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 Attractions of Belarus

Historical places
Whether it is WWI or WWII, Napoleon war or Northern wars - they happened here in Belarus. There is plenty of history of Russian Socialist revolution here too. Belarus has the richest Jewish history. Whether it is David Mayer-Lanski or David Sarnoff, Isaac Asimov or Eliayahu Golomb, Kirk Douglas or Gwyneth Paltrow, Haim Weizmann, Eliezer Ben-Yehuda, Shimon Peres, Marc Chagall, the Chofetz Chaim, Bielski brothers, and the first Lubavitcher Rebbe - they were born or have roots in Belarus or within 50 miles of its current borders. The first ever Yeshiva was built in Valozhyn, Belarus.
mir.jpg (42888 bytes)There are plenty of XII-XIV centuries Castles left in Belarus. Most of them half destroyed. Some (in Mir, Nyasvizh, Zaslaue, Lida, Kamianec) are reasonably preserved. Depicted on the left is Mir Castle - one of the many former residencies of the famous Belarusian Radzivill family. Today it is a residence of the college of architectural restoration




You can still find XII century orthodox churches in Hrodna, Mahilyow, Polacak (St. Sophia Cathedral of Polacak is  depicted on the right), Navahradak, etc. There are beautiful and mighty catholic churches (XIV-XVI cc.) well preserved in Hrodna, Vitebsk, Vidzy, etc.
Depicted on the left is the "Farny" Jesuit Cathedral in Hrodna, built in XVII-XVIIIcc by the King of Rzhech Pospolita Polsko-Litewska - Stefan Batory.  See many more of the belarusian cathedrals and other historical buildings in our Belarusian Architecture page. Also visit our City Guides with photos and short historical information about many belarusian towns and cities.
If you are flying it is most likely that you will come to our capital Minsk  Although completely destroyed during the WWII it was rebuilt in a beautiful city. As for me I like its botanical garden. But visit the linked above page of Dzmitry Zelenko and see for yourself :)

World War II Khatyn_Graveyard_of_Villages2.jpg (58267 bytes)
During WWII every fourth (by some accounts 1/3) citizen of Byelorussian SSR perished. Thus we do have a lot of memorials for the victims of WWII. The most known are Khatyn', close to Minsk, and Brest Fortress. Khatyn is a memorial to a village burned during WWII with it's inhabitants alive by Nazi. It has a Graveyard of Villages - each grave symbolizes one of those many Belarusian villages that have shared their terrible fate with Khatyn.
Brestskaya Krepasc'(Brest Fortress) is famous by the deed of its heroic garrison. It was defending their post for more than month completely cut off, surrounded by Germans, far from the front that was moving fast to Moscow. They all perished but did not surrender. In commemoration of this deed a tremendous memorial was arisen in Brest. Belarusians had an unprecedented guerilla resistance scale - hundreds of thousands of partisan fighters stayed in Belarusian woods fighting Germans. Bielski brothers saved more than 1,200 of their fellow Jews from perishing in the Holocaust - as many as Oscar Schindler, - the largest rescue of Jews by Jews in all of World War II

 At first glance, Belarusian nature is not marked by a variety of colors and diversity of images. Maybe it does not impress one as much as the nature of the tropics, the mountains or the seaside. However, those who look closely at Belarusian nature and listen attentively to its tones and sounds will be overwhelmed by the wealth, depth, and substance of its phenomena.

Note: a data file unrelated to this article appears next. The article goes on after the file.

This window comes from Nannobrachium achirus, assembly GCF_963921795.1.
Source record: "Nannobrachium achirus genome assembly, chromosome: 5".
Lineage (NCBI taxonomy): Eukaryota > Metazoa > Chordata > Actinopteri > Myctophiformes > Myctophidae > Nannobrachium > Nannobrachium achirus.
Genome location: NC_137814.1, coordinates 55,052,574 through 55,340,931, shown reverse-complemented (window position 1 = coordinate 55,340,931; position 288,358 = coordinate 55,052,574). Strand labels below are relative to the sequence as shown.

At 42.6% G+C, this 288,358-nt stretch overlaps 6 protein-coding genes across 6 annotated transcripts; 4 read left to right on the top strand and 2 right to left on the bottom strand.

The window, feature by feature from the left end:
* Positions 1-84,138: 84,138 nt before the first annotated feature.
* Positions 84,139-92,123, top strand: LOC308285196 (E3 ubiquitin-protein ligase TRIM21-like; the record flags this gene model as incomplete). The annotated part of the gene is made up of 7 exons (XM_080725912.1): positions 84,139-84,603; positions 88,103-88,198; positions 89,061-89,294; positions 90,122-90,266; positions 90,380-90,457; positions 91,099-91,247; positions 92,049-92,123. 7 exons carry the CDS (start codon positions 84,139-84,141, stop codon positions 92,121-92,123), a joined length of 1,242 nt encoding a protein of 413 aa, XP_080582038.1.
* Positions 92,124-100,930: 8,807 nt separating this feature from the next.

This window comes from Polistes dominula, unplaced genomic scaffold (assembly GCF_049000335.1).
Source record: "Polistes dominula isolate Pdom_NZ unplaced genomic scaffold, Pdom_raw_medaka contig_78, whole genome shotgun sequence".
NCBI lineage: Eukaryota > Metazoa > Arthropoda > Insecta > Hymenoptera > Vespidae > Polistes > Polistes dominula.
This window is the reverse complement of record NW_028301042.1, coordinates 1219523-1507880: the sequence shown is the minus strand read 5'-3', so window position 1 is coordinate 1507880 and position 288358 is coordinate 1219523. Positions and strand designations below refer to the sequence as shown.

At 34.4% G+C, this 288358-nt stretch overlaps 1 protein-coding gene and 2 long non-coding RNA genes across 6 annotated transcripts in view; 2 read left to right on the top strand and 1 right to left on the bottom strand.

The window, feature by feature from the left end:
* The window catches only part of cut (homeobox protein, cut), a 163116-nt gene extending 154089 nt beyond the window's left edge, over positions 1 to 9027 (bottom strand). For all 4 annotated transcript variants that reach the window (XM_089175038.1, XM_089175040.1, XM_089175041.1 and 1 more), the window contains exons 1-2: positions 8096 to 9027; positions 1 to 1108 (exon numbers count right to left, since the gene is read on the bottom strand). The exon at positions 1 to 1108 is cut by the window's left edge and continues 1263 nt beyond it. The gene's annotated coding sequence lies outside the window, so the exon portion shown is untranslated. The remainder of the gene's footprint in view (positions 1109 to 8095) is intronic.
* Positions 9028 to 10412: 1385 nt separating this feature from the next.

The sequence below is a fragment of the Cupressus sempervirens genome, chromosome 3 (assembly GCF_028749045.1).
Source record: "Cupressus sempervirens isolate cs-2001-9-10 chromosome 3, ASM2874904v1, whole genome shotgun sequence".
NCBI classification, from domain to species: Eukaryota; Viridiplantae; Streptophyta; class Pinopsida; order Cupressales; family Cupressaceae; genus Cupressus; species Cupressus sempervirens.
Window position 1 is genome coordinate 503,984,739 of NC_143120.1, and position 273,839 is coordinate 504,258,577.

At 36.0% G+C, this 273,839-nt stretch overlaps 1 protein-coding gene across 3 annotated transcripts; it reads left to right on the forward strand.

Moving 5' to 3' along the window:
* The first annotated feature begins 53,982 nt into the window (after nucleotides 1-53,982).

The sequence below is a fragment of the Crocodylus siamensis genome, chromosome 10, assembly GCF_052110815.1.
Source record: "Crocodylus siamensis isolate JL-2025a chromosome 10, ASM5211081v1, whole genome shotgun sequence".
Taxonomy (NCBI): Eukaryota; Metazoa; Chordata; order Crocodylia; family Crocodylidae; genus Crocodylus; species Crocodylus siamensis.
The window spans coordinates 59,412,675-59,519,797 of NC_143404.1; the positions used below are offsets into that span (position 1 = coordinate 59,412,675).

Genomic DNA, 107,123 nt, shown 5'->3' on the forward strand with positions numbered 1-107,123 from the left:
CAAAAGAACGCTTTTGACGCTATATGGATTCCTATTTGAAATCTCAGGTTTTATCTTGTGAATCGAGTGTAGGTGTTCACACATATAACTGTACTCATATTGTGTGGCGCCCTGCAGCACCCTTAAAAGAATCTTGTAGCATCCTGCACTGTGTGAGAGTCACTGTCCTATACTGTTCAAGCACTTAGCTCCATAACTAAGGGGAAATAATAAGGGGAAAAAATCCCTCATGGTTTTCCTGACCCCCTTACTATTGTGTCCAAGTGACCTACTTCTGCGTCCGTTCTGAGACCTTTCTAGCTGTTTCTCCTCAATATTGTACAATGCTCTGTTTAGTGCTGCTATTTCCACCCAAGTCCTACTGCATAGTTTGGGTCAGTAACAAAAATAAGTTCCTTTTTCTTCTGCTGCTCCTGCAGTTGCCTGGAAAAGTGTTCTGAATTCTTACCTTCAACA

The Nature in Belarus has many things in common with that in Eastern European countries located on a plain in a fairly cold climate. A bird’s-eye view of Belarus is that of a vast plain heavily covered with forest. Its western and northern parts are quite hilly. The southern part is a fairly marshy lowland. Among primeval forests (puscha) and sandy hills the mirrors of uncountable lakes shine. Silver ribbons of big rivers cut through the country’s territory carrying their waters either to the Black or to the Baltic sea.
That was the bird’s-eye view of the country. The close-up view is quite different and very fascinating. The nature of northern Belarus cannot be regarded as monotonous. Views, one more beautiful than the other, change there very quickly with every road turn, every hill and gully. Southern, low-laying Belarus, in the sense of relief, is more monotonous. It fascinates one by the mysterious width of its landscapes and the wild intact character of its nature.

Close to Brest is a national park "Belavezha" where the relict European relative of buffalo - Zoobr- has survived. This park is shared between Belarus and Poland and is probably the last piece of primeval European forest. Typical landscapes include pine and mixed woods (1/3 of territory is covered by forest), small hills (the highest point of Belarus - Navahrudak - is 300m above the sea). Belarus is a country of thousands of lakes. You could also do some bird watching in the vast fields, forests and marshlands of Belarus. Of the other natural attractions I can mention a resort on lake Svisloch' with an extremely clean water. Overall Belarus has a lot of small quiet resorts on lakes and rivers in beautiful pine forests. But do not expect a five star service anywhere. It is reasonably clean and safe, but primitive by western standards. The great part about Belarus is that there is no private land. So you can camp pretty much wherever you like to. You can fish, gather berries, mushrooms and flowers, you can daydream on the sunny edge of the forest, you can swim in any lake or river without lifeguard whistling at you and so on and so on. For an overcrowded Europe or Japan this might be a perfect way to get lost in nature. The time scale in such places is unbelievably slow and relaxing.


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